North Carolina hospitals overcharged patients for oncology drugs: Report

North Carolina nonprofit hospitals are under scrutiny for overcharging for oncology drugs they purchased through a federal discount program meant to help disadvantaged patients, Port City Daily reported May 14.

The study, carried out by the North Carolina state treasurer and the state health plan, looked at the cost of cancer drugs bought through the federal 340B drug pricing program. The program, meant to assist uninsured and low-income patients, requires pharmaceutical manufacturers participating in Medicaid to sell outpatient drugs at a discount to nonprofit hospitals and other eligible entities. There are no legal requirements for hospitals to share cost savings with patients or reinvest them in the community.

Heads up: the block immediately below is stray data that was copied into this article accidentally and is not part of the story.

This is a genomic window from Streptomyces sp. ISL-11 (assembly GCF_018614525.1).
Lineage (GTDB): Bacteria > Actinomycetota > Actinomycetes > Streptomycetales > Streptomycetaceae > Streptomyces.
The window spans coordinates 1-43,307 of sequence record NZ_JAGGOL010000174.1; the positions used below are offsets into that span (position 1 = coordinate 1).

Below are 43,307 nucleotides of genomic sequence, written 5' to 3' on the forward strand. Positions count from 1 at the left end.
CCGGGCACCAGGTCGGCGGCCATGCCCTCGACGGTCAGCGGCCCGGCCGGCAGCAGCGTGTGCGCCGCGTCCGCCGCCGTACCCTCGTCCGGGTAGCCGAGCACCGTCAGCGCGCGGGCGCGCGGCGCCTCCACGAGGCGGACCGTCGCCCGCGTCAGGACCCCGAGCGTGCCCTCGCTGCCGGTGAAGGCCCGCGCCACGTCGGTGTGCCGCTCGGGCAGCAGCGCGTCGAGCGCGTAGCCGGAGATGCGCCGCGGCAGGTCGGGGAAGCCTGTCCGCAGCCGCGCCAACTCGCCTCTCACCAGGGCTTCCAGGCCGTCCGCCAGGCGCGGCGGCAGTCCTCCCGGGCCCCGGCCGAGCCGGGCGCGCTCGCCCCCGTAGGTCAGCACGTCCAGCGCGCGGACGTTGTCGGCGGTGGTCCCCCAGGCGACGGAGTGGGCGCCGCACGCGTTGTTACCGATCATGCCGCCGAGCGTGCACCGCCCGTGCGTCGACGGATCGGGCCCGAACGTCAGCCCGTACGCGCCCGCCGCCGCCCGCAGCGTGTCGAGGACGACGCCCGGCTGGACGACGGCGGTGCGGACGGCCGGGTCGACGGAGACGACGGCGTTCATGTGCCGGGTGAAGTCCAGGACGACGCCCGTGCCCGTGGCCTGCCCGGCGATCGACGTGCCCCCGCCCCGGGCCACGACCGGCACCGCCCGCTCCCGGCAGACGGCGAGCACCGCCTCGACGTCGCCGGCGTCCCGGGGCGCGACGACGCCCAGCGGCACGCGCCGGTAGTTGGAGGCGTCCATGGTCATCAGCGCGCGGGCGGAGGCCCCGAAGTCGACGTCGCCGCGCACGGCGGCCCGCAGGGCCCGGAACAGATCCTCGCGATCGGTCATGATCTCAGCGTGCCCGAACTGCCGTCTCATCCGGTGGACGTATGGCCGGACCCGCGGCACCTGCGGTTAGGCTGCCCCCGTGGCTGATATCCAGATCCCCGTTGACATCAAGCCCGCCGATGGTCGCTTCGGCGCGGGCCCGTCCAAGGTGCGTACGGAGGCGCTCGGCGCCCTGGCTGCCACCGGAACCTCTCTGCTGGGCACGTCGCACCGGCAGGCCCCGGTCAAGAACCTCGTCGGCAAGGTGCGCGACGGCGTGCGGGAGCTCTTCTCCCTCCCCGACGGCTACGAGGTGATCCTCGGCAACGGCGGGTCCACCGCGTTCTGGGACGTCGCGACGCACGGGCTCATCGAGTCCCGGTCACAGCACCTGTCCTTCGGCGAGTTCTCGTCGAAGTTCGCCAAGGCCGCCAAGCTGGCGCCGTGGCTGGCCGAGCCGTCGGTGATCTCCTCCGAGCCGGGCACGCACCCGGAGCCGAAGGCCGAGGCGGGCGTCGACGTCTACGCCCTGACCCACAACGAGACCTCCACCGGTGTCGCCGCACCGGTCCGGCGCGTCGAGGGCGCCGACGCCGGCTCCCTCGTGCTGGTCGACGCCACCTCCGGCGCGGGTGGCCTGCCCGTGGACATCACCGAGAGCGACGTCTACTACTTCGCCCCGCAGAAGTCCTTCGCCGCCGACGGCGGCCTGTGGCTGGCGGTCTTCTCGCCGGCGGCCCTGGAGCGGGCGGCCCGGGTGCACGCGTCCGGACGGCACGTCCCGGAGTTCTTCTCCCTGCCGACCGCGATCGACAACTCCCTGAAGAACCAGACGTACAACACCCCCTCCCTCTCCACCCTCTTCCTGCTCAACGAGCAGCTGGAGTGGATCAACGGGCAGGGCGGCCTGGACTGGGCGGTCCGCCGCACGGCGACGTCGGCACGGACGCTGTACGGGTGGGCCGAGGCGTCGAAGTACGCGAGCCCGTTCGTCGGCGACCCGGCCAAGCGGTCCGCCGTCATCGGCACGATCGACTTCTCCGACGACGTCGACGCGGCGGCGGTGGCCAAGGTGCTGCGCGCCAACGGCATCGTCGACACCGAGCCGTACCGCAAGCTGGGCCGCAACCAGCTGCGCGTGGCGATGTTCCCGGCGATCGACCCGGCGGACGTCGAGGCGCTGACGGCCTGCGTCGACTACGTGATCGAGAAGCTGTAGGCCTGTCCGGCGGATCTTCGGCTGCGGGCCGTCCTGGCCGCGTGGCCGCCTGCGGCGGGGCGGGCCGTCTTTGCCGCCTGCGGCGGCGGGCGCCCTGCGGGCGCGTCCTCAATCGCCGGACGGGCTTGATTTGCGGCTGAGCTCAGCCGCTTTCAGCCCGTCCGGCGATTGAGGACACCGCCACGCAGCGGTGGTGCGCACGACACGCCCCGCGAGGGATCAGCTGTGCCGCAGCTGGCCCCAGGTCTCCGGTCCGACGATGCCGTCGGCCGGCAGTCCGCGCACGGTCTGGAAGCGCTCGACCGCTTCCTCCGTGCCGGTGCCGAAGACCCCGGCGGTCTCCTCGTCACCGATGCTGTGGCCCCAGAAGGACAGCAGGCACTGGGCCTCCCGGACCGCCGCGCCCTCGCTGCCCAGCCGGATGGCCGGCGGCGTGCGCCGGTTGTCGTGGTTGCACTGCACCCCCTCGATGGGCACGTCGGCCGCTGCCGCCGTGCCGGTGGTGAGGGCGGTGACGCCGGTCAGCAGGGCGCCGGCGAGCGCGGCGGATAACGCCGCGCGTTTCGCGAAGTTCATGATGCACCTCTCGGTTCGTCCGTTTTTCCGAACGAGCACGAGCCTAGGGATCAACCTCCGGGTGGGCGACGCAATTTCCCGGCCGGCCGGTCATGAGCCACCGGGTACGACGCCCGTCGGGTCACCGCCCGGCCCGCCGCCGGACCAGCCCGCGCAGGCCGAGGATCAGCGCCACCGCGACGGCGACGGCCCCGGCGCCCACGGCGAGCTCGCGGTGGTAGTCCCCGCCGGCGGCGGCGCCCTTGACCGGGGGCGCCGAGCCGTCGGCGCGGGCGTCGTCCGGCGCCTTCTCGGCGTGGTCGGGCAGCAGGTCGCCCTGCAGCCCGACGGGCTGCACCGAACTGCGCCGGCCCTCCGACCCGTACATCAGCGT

The study found hospitals collected 1.7 to 3.7 times the acquisition cost of six common cancer drugs. State health plan members were charged $21,512 for pembrolizumab, compared to the estimated cost of $7,895.

Markups varied by system, with the average markup being more than four times higher than the average sale price.

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